The therapeutic use of bacteriophages as a treatment for bacterial infections has existed for almost a century, but was abandoned in the West in favor of antibiotic therapy. Today, the declining efficacy of antibiotics has renewed scientific interest in this practice.
Antimicrobial resistance (AMR) is a major problem and an enormous public health challenge. According to the World Health Organization (WHO), antimicrobial resistance is one of the top ten global threats to public health. Projections are very worrying: AMR, often referred to as the “silent pandemic”, is responsible for around 1.3 million deaths a year worldwide, with an alarming possibility of rising to ten million deaths by 2050, if not before.
The exponential growth of resistance to various antimicrobial products adds to the gravity of the situation. With the efficacy of treatments against bacterial infections becoming increasingly problematic, and the search for new antibiotics facing a significant decline, bacteriophages, also known as phages, are emerging as the most promising natural solution to this worrying situation.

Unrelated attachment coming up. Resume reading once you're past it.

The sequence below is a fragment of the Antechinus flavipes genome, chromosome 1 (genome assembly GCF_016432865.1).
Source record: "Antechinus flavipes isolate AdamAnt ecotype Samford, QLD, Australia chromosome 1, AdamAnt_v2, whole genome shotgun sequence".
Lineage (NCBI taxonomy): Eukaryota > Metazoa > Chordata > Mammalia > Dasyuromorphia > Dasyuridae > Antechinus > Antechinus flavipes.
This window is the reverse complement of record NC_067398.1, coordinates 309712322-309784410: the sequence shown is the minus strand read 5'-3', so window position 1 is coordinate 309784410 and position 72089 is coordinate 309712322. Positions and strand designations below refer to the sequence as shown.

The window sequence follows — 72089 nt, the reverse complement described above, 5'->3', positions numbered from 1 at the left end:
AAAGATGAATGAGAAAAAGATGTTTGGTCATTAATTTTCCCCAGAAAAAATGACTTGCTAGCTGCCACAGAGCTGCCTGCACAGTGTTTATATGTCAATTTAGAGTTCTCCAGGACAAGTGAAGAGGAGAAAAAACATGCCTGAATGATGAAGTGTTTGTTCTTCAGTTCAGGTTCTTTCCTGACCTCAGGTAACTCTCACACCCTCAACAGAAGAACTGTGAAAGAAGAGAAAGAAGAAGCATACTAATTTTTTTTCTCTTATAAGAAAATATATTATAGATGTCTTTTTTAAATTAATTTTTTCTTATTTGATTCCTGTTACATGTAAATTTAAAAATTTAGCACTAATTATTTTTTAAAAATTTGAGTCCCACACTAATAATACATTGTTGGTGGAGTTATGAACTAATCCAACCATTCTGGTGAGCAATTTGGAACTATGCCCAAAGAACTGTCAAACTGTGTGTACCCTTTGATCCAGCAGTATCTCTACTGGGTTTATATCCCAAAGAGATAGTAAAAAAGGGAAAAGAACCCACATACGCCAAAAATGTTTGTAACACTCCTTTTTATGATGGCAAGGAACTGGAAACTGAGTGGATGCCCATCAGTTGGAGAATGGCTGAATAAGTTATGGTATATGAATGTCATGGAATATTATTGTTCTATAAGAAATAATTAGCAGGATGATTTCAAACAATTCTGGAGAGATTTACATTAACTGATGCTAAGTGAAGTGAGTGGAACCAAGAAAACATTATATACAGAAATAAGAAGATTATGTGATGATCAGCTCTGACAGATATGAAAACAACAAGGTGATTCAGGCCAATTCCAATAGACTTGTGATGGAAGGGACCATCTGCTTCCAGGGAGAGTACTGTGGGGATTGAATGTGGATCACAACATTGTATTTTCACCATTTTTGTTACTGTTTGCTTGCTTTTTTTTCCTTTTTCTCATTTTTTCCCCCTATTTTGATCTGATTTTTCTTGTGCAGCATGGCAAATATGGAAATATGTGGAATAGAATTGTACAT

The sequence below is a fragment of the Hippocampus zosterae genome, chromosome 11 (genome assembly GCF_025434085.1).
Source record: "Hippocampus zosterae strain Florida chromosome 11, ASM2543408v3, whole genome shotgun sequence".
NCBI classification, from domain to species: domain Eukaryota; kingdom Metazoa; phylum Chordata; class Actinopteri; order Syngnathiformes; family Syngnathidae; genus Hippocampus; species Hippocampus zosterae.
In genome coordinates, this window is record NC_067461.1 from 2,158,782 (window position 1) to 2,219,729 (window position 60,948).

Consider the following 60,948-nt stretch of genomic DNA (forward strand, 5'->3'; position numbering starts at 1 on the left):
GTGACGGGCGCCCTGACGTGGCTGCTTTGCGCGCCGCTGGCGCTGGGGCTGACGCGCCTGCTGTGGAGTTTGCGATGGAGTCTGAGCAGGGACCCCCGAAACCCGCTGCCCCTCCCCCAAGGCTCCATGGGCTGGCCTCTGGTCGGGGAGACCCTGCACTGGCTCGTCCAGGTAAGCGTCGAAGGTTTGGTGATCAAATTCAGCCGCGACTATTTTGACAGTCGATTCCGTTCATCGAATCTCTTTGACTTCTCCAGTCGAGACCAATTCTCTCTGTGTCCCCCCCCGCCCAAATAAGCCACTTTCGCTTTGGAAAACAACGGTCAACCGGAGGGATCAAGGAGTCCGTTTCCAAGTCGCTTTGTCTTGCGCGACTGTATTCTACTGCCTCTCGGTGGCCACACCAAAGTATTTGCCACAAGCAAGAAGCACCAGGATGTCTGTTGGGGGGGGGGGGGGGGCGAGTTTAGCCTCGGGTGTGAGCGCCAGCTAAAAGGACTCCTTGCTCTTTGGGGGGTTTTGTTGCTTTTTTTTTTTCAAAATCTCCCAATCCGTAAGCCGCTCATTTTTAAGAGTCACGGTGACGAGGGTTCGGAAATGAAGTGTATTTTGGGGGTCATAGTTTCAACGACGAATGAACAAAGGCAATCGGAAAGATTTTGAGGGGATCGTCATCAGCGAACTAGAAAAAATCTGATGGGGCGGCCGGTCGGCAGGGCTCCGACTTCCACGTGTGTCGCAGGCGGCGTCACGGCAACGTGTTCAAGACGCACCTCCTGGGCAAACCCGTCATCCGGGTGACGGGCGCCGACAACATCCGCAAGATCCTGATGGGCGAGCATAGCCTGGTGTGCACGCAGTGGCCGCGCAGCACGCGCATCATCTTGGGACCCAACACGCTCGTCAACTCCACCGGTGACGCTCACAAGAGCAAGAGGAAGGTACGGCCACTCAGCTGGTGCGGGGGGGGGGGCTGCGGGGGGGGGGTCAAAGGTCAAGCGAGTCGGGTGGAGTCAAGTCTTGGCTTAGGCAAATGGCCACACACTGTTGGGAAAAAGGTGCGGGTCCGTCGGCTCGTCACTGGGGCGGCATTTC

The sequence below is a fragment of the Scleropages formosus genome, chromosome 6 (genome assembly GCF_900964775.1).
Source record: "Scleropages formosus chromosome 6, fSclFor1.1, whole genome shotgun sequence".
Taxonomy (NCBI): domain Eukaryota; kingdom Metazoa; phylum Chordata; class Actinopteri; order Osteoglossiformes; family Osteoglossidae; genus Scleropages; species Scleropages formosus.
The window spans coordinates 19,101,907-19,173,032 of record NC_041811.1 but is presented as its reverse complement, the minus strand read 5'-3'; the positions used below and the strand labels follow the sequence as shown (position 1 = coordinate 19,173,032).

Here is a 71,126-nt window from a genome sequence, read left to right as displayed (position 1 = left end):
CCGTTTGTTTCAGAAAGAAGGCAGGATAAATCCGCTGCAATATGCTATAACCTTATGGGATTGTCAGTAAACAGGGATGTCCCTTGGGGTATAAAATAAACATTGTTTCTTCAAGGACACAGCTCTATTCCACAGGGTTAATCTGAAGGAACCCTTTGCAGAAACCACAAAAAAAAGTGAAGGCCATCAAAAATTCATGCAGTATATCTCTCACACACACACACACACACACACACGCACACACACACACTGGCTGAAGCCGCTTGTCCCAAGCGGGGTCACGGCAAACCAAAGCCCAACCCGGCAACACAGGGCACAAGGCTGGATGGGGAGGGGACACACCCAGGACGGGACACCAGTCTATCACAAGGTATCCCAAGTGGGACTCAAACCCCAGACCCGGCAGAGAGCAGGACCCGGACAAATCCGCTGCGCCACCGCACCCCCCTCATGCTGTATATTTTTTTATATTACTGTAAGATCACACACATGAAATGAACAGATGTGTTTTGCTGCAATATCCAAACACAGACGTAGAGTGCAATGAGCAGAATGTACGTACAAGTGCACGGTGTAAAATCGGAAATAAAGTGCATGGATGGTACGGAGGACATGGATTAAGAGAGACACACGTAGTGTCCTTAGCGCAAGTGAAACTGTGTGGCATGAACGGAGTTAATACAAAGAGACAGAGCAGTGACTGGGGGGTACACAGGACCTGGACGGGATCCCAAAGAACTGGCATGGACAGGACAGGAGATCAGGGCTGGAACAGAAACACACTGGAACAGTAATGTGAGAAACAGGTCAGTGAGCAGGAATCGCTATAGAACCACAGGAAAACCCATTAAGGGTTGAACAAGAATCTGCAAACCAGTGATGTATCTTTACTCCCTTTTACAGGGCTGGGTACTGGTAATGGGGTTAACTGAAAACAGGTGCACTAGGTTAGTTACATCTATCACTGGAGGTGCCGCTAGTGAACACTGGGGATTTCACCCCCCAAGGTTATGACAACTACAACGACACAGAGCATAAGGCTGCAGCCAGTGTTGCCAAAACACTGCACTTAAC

Conventional phage therapy is based on the use of natural phages. Bacteriophages are what we call “good” viruses that heal by infecting pathogenic bacteria in a specific way. These natural viruses have evolved in symbiosis with bacteria over time, contributing to their permanent and long-lasting efficacy. What’s more, unlike antibiotics, phages only target a specific spectrum of bacterial strains.
In a nutshell, phages attach themselves to resistant pathogenic resistant bacterial cells and inject their viral genome. This interrupts the bacterial reproductive cycle and instead produces additional phages which are released at the end of each viral cycle by lysis of the resistant pathogenic bacterial cell. This specific contamination of the resistant bacterium then spreads to the other resistant pathogenic bacteria, and the process repeats itself exponentially. It is this fast-growing viral contamination of the resistant bacterial colony that will eventually stop the targeted infection, and over which our own immune system can regain control.
Bacteriophages are therefore ideally suited to precision medicine, continuing to act where current antibiotics and antimicrobials fail. Personalized phage therapy is thus proving to be an effective therapeutic strategy for treating antimicrobial resistance and difficult-to-treat infections.